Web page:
President Joe Biden and Chinese counterpart Xi Jinping held their first telephone call on Wednesday night, engaging in a wide-ranging conversation during which Biden said he had notably raised the question of “human-rights abuse” by Beijing.
- Biden shared his “fundamental concerns about Beijing’s coercive and unfair practices, its crackdown in Hong Kong, reported human rights abuses in Xinjiang, and increasingly assertive actions in the region, including toward Taiwan,” according to a summary of the call published by the White House.
- “I told [Xi] I will work with China when it benefits the American people,” Biden later said on Twitter TWTR, +1.17%.
- Xi in turn told Biden that Taiwan, Hong Kong and Xinjiang were “domestic issues concerning the nation’s sovereignty and territorial integrity,” according to an official Chinese account of the conversation.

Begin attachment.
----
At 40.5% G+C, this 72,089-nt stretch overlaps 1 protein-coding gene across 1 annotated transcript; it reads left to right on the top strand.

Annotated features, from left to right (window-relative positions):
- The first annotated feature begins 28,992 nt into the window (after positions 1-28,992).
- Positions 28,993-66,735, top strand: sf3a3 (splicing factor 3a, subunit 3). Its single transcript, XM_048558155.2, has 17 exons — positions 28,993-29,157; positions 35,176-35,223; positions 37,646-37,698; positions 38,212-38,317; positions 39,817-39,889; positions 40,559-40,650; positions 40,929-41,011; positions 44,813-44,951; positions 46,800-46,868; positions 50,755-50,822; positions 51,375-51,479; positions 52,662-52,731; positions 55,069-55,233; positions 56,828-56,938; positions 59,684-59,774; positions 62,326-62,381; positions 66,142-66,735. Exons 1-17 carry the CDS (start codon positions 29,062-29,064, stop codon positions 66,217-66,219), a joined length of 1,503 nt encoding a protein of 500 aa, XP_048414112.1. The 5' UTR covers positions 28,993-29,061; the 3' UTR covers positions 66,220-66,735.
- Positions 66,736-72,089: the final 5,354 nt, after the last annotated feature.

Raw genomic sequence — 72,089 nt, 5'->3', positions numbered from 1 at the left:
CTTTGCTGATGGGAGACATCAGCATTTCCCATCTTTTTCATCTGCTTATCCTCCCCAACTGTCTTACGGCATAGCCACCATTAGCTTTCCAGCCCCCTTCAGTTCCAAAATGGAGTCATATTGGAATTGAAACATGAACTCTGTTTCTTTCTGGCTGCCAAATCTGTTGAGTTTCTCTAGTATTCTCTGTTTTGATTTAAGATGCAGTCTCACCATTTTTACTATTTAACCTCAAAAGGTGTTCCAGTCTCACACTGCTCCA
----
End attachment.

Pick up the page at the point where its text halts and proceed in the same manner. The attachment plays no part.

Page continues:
- “Confrontation […] is a disaster for both countries,” who should “properly manage their disputes in a constructive manner,” the Chinese president added.
- The Taiwanese government on Thursday expressed its “admiration and gratitude” for Biden.
The outlook: The two leaders could be expected to lay down their views in their first phone call — and more important, in the accounts of it they chose to publish. But Biden confirms the U.S. policy toward China is likely to remain on the hard-line side on most issues at hand.
The China Daily recalls that the two men had met head-to-head a decade ago in China when both were still their countries’ respective vice presidents. The least that can be added is that the bilateral context, both economic and political, has changed since then.